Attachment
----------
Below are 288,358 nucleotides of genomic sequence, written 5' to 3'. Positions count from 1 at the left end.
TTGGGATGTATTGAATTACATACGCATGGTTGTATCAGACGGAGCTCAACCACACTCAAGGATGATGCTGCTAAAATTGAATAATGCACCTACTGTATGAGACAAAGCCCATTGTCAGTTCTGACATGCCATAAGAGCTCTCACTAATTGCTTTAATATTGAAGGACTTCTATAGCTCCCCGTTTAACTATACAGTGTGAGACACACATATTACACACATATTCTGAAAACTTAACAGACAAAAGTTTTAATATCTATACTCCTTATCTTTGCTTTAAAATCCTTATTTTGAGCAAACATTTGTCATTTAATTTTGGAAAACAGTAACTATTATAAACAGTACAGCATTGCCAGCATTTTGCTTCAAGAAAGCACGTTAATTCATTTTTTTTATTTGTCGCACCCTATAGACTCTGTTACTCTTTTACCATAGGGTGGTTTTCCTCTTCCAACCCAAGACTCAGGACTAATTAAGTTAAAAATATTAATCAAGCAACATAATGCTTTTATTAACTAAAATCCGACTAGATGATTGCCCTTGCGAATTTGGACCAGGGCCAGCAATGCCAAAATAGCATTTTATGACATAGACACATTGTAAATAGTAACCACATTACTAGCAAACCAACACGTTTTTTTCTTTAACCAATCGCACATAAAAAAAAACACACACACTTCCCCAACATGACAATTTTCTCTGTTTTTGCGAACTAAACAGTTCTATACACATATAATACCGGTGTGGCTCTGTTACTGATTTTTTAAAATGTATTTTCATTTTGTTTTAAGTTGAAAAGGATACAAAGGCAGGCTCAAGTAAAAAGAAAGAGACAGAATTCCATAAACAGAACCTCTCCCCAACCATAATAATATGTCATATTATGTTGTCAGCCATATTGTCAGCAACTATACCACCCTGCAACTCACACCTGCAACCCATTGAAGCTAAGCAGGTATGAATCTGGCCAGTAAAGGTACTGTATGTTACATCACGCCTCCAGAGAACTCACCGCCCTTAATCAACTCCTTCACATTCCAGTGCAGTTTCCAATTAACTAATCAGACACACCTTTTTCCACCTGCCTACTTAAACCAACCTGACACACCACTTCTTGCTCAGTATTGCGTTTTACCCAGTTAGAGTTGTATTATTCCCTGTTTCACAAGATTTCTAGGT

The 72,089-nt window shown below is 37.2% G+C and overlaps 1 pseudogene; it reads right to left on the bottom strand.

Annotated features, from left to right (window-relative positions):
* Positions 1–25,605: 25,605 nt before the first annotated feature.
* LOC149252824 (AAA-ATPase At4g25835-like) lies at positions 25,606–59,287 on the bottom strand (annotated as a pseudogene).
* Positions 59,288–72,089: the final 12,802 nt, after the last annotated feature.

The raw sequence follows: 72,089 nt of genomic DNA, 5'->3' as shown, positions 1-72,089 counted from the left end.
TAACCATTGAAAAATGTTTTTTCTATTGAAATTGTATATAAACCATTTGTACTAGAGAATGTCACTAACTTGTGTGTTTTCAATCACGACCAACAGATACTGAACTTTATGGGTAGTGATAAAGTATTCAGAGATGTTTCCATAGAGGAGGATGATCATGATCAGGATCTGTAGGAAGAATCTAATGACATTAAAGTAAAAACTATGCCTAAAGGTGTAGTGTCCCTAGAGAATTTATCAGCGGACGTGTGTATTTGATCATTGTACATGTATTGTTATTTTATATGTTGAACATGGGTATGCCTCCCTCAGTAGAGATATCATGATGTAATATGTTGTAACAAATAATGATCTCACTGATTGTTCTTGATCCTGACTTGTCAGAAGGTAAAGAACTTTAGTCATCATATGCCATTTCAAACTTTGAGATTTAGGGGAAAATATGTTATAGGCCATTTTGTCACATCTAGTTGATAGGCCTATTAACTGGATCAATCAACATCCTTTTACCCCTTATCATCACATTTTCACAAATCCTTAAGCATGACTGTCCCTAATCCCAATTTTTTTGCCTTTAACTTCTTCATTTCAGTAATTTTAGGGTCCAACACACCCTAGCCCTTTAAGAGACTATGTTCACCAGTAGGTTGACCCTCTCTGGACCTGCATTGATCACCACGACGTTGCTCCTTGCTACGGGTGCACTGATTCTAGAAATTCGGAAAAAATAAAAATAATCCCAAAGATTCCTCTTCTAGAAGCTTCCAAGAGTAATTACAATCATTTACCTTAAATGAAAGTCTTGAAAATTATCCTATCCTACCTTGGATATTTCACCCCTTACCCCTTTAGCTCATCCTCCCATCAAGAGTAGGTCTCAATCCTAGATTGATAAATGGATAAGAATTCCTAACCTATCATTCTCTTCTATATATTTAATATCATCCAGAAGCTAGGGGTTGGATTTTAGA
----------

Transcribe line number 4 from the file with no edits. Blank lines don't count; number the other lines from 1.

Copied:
Annotated features, from left to right (window-relative positions):